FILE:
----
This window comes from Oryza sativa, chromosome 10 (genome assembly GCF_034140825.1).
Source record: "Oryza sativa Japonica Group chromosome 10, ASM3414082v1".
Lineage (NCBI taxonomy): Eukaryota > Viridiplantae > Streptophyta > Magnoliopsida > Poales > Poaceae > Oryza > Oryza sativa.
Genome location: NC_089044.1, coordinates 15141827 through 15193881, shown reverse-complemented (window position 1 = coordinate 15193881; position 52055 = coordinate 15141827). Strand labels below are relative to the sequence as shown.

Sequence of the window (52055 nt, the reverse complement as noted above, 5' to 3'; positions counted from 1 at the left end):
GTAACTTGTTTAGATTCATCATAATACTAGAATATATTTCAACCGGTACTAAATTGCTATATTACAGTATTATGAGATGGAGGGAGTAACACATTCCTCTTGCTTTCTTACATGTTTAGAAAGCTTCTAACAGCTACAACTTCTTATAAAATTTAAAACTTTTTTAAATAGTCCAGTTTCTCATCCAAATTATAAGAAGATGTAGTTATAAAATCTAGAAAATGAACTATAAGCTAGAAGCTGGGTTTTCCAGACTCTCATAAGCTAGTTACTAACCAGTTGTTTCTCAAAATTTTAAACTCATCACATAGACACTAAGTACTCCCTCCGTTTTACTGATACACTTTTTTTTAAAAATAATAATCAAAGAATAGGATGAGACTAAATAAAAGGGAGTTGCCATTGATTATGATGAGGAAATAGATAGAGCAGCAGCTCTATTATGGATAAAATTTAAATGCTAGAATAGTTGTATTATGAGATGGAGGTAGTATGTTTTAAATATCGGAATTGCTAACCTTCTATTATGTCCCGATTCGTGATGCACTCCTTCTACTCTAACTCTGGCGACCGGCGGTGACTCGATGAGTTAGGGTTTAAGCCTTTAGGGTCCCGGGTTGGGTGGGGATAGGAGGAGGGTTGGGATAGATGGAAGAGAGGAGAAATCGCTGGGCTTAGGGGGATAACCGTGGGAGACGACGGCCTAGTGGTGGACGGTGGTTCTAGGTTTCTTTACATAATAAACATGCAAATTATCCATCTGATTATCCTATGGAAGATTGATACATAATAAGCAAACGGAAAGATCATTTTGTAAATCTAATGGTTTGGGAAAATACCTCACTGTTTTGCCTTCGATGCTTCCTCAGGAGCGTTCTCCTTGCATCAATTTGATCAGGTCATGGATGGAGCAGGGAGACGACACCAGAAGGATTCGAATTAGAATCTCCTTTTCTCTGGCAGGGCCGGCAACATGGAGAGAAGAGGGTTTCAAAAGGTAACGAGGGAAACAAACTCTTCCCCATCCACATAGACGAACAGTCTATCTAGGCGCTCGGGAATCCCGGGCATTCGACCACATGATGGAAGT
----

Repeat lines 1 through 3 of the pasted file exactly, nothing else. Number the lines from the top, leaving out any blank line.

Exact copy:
This window comes from Oryza sativa, chromosome 10 (genome assembly GCF_034140825.1).
Source record: "Oryza sativa Japonica Group chromosome 10, ASM3414082v1".
Lineage (NCBI taxonomy): Eukaryota > Viridiplantae > Streptophyta > Magnoliopsida > Poales > Poaceae > Oryza > Oryza sativa.